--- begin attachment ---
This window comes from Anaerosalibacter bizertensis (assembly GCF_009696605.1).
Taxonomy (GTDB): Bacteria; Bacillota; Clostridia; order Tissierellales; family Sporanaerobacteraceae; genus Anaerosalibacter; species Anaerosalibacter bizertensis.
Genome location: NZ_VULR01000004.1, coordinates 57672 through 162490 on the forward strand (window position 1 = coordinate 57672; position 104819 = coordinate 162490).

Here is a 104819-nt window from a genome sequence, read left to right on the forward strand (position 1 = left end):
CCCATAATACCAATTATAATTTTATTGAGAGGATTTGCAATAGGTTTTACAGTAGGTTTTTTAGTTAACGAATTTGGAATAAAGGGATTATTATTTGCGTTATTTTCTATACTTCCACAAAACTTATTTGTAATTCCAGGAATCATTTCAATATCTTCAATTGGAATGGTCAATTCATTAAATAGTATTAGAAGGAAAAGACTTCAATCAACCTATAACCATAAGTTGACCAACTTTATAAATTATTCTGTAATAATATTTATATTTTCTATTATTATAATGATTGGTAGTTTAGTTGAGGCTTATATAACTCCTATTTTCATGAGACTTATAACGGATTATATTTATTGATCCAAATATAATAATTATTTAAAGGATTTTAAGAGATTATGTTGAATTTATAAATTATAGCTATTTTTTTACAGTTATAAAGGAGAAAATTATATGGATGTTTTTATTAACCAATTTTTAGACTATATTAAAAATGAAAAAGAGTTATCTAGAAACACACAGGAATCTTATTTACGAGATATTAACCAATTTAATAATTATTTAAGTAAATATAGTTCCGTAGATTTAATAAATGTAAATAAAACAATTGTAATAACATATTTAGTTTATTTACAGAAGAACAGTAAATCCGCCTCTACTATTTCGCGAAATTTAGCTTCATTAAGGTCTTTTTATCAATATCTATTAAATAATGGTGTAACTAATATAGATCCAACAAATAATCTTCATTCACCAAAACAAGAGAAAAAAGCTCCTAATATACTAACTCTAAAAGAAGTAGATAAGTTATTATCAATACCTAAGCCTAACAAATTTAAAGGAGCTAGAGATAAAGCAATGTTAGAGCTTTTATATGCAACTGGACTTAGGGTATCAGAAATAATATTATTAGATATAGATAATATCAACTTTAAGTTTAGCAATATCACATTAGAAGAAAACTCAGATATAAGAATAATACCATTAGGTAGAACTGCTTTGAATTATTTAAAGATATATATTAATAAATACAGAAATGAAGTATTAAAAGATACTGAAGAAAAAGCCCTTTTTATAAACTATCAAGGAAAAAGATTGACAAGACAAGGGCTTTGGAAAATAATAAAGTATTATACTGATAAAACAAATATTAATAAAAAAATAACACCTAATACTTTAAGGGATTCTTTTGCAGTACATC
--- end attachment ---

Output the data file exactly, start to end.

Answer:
This window comes from Anaerosalibacter bizertensis (assembly GCF_009696605.1).
Taxonomy (GTDB): Bacteria; Bacillota; Clostridia; order Tissierellales; family Sporanaerobacteraceae; genus Anaerosalibacter; species Anaerosalibacter bizertensis.
Genome location: NZ_VULR01000004.1, coordinates 57672 through 162490 on the forward strand (window position 1 = coordinate 57672; position 104819 = coordinate 162490).

Here is a 104819-nt window from a genome sequence, read left to right on the forward strand (position 1 = left end):
CCCATAATACCAATTATAATTTTATTGAGAGGATTTGCAATAGGTTTTACAGTAGGTTTTTTAGTTAACGAATTTGGAATAAAGGGATTATTATTTGCGTTATTTTCTATACTTCCACAAAACTTATTTGTAATTCCAGGAATCATTTCAATATCTTCAATTGGAATGGTCAATTCATTAAATAGTATTAGAAGGAAAAGACTTCAATCAACCTATAACCATAAGTTGACCAACTTTATAAATTATTCTGTAATAATATTTATATTTTCTATTATTATAATGATTGGTAGTTTAGTTGAGGCTTATATAACTCCTATTTTCATGAGACTTATAACGGATTATATTTATTGATCCAAATATAATAATTATTTAAAGGATTTTAAGAGATTATGTTGAATTTATAAATTATAGCTATTTTTTTACAGTTATAAAGGAGAAAATTATATGGATGTTTTTATTAACCAATTTTTAGACTATATTAAAAATGAAAAAGAGTTATCTAGAAACACACAGGAATCTTATTTACGAGATATTAACCAATTTAATAATTATTTAAGTAAATATAGTTCCGTAGATTTAATAAATGTAAATAAAACAATTGTAATAACATATTTAGTTTATTTACAGAAGAACAGTAAATCCGCCTCTACTATTTCGCGAAATTTAGCTTCATTAAGGTCTTTTTATCAATATCTATTAAATAATGGTGTAACTAATATAGATCCAACAAATAATCTTCATTCACCAAAACAAGAGAAAAAAGCTCCTAATATACTAACTCTAAAAGAAGTAGATAAGTTATTATCAATACCTAAGCCTAACAAATTTAAAGGAGCTAGAGATAAAGCAATGTTAGAGCTTTTATATGCAACTGGACTTAGGGTATCAGAAATAATATTATTAGATATAGATAATATCAACTTTAAGTTTAGCAATATCACATTAGAAGAAAACTCAGATATAAGAATAATACCATTAGGTAGAACTGCTTTGAATTATTTAAAGATATATATTAATAAATACAGAAATGAAGTATTAAAAGATACTGAAGAAAAAGCCCTTTTTATAAACTATCAAGGAAAAAGATTGACAAGACAAGGGCTTTGGAAAATAATAAAGTATTATACTGATAAAACAAATATTAATAAAAAAATAACACCTAATACTTTAAGGGATTCTTTTGCAGTACATC